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Question

471. Deputy Róisín Shortall asked the Minister for Justice and Equality the penalties applying to the refusal of an establishment to allow entry to a customer or to ask a customer to leave on the basis of a mother breast-feeding; and his plans to update legislation in this regard. [24444/18]

Answer

Minister of State at the Department of Justice and Equality (Deputy David Stanton): Ireland has comprehensive and robust equality legislation in place – namely the Employment Equality Acts 1998-2015 and the Equal Status Acts 2000-2015 – which prohibits discrimination on ten specific grounds, including on gender and family status.
As the Deputy will be aware, the legislation is designed to promote equality and prohibit discrimination and victimisation and it also allows for positive measures to ensure equality across the ten grounds. The Equal Status Acts 2000-2015 outlaw discrimination in the provision of goods and services. Equality legislation also provides for remedies for those who have suffered discrimination.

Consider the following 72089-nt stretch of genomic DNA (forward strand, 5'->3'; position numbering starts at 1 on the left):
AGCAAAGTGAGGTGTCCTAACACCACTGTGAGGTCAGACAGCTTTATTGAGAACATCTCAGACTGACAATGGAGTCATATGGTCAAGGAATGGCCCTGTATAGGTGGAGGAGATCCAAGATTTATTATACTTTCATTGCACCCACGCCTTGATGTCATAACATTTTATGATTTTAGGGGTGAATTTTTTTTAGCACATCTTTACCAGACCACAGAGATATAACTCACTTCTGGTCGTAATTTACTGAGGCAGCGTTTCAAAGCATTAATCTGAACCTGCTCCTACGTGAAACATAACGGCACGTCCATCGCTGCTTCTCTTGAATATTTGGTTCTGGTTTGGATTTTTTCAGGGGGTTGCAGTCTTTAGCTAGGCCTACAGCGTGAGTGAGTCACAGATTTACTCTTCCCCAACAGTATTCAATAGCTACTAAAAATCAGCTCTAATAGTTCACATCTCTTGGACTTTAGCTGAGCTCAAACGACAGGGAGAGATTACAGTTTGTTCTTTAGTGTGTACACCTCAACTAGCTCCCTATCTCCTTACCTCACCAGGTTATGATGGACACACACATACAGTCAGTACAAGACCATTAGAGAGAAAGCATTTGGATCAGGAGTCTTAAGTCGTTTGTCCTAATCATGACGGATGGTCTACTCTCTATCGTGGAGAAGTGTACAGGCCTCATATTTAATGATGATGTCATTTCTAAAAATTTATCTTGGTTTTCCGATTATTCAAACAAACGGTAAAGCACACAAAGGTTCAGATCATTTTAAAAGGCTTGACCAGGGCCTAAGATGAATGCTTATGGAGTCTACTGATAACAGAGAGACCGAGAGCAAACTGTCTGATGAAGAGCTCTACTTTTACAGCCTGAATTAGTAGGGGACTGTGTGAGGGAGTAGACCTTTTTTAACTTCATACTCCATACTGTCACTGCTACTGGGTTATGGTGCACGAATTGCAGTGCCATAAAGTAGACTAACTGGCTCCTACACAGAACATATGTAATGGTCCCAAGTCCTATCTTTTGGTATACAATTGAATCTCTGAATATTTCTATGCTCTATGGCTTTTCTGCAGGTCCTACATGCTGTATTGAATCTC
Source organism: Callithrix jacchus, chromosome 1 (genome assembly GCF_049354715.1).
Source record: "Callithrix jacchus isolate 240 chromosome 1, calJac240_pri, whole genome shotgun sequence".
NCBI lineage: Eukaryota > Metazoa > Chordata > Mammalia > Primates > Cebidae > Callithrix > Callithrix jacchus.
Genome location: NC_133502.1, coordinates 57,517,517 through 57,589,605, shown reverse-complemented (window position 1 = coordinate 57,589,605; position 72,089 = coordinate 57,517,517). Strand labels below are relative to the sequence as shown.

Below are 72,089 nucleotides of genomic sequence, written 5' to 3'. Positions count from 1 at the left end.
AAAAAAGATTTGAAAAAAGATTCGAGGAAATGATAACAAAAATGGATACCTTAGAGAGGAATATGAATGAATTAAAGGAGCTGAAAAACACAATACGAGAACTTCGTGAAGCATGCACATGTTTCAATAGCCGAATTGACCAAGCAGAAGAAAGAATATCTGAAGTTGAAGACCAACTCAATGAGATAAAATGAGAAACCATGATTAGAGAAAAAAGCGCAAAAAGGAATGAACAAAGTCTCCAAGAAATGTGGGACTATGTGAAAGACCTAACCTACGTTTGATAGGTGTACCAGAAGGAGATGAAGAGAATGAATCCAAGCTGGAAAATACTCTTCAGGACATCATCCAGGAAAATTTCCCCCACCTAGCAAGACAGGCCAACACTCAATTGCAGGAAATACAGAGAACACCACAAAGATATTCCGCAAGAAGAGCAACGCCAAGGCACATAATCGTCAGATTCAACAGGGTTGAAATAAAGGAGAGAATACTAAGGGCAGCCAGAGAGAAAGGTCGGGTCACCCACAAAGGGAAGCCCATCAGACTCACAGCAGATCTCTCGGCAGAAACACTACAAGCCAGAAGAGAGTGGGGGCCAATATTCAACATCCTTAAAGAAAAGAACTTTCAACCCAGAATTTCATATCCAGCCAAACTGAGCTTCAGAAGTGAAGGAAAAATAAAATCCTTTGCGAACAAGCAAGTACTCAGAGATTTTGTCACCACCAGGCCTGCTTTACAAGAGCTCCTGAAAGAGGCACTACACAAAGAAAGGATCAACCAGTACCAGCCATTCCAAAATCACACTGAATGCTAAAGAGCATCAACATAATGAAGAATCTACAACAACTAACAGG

Mothers who wish to breast feed in public are protected from being discriminated or harassed under the equality legislation. Under section 21 of the Equal Status Acts 2000-2015, a person may seek redress for discrimination by referring the case to the Workplace Relations Commission (WRC) or to the Circuit Court. Section 27 of the Equal Status Act sets out the types of redress which the WRC or the Circuit Court may decide – and includes an order for compensation up to the maximum amount that can be ordered by the District Court in civil cases (€15,000).
In addition, the Irish Human Rights and Equality Commission is responsible for reviewing the effectiveness of human rights and equality law. IHREC can advise people and refer perceived cases of discrimination to the WRC for investigation and adjudication.